We as Americans often vote charm, charisma, looks and personality over intellect, experience and values. That's why people like George Bush (the father) who was perhaps the most qualified person to assume the presidency, gets booted out of office by a charismatic Governor of one of the poorest states in the country. That's why a good-looking upstart like John Kennedy could beat incumbent vice-president Richard Nixon.
It's not about experience, talent, intellect or ability.
We are a nation of starry-eyed celebrity watchers. Our heroes are sports figures, movie stars, recording artists and the super-rich. We don't care for what a person has accomplished, rather, we care how someone looks on camera.
And that's why we always get what we deserve.
Thursday, April 24, 2008
If you like funny, you got to read CandyKirby.com
I am excited to announce the debut of my (sorta) new celebrity and pop culture Web site, CandyKirby.com, which takes the place of the now-defunct Holy Candy and Circus Hour. (R.I.P.)
Clearly, I commit to blogs like Clooney commits to women.
However, CandyKirby.com, which is undergoing a style makeover in a couple of weeks, is now my home for good. For those who are wondering, I didn't return to Holy Candy because I'm expanding my creative wings beyond the "altar of the superficial." So now in additon to the daily celebrity craziness, I'm also writing about wacky news (such as porn camp and Hello Kitty tombstones), live blogging TV shows (like "Talk Sex with Sue Johanson") and life in Los Angeles.
And I hope that, as someone who has previously visited Holy Candy, you'll pull up a chair and join me for the fun. Because just as I don't like drinking alone (but I will), I don't like blogging alone (but I will... while drowning my loneliness with margaritas).
With fondness and laughter,
L.A. Times editor Russ Stanton takes great pains in his memo to make it sound like current managing editor John Arthur will still have a crucial post, but the real winner is new managing editor Davan Maharaj. He is the current business editor (succeeding Stanton) and is seen inside as part of Stanton's team — "the titan from Trinidad," Stanton calls him. Arthur got his post under the old Jim O'Shea regime — and not that long ago — and was a rival for the job that Stanton got. Memo follows, as posted on the LAT website. (Story on the Times site.) Separately: Rebecca Trounson is the new higher education editor in Metro, and Eryn Brown takes over as letters editor on the opinion staff.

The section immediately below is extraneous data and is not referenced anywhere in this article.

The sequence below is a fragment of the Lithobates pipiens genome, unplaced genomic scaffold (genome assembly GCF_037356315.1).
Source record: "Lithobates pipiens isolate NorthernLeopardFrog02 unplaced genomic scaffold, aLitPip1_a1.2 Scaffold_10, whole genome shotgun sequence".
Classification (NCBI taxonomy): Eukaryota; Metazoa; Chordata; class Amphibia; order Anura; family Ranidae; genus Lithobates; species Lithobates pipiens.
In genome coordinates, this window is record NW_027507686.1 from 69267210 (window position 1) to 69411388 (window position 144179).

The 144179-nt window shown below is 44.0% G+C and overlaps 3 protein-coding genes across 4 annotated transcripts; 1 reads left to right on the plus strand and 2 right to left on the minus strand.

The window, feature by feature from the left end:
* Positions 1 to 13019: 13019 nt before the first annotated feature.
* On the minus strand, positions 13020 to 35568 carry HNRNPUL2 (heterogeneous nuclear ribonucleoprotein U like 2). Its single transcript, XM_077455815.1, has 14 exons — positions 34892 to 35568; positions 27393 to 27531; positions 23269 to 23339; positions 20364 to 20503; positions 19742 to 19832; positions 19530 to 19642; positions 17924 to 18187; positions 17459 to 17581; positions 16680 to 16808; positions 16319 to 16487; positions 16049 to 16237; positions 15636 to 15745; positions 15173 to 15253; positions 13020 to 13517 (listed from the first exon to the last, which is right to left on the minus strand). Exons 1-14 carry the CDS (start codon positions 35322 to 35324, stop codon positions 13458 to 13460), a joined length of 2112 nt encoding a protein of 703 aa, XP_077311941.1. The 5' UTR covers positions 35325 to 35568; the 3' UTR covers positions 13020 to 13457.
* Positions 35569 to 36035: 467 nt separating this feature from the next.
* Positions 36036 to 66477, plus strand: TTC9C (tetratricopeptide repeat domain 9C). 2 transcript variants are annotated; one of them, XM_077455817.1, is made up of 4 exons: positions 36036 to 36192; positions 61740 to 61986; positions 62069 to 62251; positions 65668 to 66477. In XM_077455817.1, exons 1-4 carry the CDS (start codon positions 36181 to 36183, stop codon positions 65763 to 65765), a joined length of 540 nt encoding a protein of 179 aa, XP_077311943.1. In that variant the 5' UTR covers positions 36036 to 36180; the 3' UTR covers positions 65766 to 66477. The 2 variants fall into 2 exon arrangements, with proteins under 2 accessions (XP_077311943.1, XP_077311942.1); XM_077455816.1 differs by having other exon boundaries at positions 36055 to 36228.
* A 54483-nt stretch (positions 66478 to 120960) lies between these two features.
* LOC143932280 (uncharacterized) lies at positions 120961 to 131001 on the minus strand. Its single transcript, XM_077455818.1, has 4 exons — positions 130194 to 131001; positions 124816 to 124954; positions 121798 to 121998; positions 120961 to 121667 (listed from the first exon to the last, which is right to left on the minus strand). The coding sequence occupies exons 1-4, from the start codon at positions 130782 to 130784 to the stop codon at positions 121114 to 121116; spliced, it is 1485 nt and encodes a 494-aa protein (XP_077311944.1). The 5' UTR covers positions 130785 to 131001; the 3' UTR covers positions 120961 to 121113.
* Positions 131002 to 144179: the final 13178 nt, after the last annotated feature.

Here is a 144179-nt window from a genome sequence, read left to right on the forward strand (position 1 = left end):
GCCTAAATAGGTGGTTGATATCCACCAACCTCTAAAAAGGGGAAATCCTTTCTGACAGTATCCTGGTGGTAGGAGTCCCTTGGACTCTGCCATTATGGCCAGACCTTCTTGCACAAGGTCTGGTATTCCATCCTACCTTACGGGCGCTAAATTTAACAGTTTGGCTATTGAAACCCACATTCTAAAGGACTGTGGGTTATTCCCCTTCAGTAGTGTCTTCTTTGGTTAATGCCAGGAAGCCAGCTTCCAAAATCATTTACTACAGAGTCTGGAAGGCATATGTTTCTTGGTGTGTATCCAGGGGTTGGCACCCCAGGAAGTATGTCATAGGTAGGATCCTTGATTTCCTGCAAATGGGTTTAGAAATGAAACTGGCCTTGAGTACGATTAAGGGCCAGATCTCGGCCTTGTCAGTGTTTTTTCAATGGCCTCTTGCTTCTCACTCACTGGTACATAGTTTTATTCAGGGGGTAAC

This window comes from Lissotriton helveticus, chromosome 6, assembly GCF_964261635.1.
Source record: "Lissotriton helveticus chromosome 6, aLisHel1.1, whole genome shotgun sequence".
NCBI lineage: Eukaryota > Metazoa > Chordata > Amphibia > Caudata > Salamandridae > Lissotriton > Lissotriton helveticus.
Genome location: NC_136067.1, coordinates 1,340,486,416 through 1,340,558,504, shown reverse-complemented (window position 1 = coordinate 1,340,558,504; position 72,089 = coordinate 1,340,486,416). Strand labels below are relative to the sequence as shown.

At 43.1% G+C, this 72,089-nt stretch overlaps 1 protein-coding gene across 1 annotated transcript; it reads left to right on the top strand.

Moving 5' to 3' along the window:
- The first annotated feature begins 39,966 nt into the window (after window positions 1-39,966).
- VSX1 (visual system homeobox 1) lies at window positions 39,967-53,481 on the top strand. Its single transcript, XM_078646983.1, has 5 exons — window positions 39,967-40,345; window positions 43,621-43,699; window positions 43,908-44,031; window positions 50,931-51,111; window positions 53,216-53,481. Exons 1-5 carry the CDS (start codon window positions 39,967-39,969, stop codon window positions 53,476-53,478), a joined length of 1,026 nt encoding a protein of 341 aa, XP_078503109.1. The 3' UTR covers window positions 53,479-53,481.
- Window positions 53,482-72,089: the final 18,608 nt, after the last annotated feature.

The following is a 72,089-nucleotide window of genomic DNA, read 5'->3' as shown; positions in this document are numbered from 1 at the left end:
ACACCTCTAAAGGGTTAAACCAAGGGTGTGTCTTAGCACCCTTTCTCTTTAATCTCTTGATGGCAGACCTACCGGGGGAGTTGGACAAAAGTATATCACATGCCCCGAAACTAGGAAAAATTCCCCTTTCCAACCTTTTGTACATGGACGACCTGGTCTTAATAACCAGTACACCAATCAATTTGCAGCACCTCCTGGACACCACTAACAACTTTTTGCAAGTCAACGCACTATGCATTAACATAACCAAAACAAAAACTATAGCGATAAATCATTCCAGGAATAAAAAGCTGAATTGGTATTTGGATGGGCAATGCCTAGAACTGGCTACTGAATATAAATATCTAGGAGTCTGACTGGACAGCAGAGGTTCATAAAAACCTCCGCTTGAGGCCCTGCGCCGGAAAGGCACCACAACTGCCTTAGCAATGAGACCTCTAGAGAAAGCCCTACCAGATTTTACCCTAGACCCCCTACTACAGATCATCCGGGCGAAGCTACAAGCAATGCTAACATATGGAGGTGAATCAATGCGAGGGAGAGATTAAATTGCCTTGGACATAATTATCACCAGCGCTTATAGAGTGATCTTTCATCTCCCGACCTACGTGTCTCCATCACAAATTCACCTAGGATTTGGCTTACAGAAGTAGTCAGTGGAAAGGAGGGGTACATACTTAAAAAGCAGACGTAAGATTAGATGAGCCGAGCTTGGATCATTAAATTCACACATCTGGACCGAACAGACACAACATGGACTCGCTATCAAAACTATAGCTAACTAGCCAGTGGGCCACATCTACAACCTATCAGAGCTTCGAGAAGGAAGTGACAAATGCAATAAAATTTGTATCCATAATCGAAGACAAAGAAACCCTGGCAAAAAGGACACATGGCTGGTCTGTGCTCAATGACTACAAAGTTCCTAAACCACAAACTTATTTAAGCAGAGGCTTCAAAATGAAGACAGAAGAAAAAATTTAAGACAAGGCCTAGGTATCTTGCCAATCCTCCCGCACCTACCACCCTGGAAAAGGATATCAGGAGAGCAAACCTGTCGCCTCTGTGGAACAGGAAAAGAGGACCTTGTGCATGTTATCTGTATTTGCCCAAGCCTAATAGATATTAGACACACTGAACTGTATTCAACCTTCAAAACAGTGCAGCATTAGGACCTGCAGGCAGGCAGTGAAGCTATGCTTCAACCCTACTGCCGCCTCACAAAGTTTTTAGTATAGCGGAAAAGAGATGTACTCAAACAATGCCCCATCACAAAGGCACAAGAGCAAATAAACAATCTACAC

How much a mother eats at the time of conception may influence whether she gives birth to a boy or a girl, a new report shows.
The report, from researchers at Oxford and the University of Exeter in England, is said to be the first evidence that a child’s sex is associated with a mother’s diet. Although sex is genetically determined by whether sperm from the father supplies an X or Y chromosome, it appears that a mother’s body can favor the successful development of a male or female
LONDON (AFP) — A British foreign minister said Wednesday that US Democratic presidential hopeful Hillary Clinton's threat to "totally obliterate" Iran if it attacked Israel with nuclear weapons was imprudent.
Lord Mark Malloch-Brown, a former United Nations deputy secretary-general and the foreign office minister responsible for Asia, questioned the comments by the New York senator, made in an interview broadcast Tuesday.
"While it is reasonable to warn Iran of the consequence of it continuing to develop nuclear weapons and what those real consequences bring to its security, it is not probably prudent... in today's world to threaten to obliterate any other country and in many cases civilians resident in such a country," he said.
Monday, March 31, 2008
Will the last employee at The Times turn off the lights? Sam needs to save on the electricity bill.
Kevin Crust, film writer in Calendar
Jennifer Delson, Orange County staff writer
Glenn Doggrell, design editor
Joan Fantazia, assistant copy chief
Laura Gutierrez, editorial hiring staff assistant
Liz Hale, magazine deputy art director
Don Hunt, City desk weekend editor
Tom Furlong, deputy National editor
Greg Griggs, Ventura staff writer
Connie Kang, Metro staff writer
Greg Krikorian, federal court reporter
Myron Levin, Metro staff writer
Ela Lindsay, research assistant
Joe Mathews, Washington bureau staff writer
Alan Miller, Washington bureau staff writer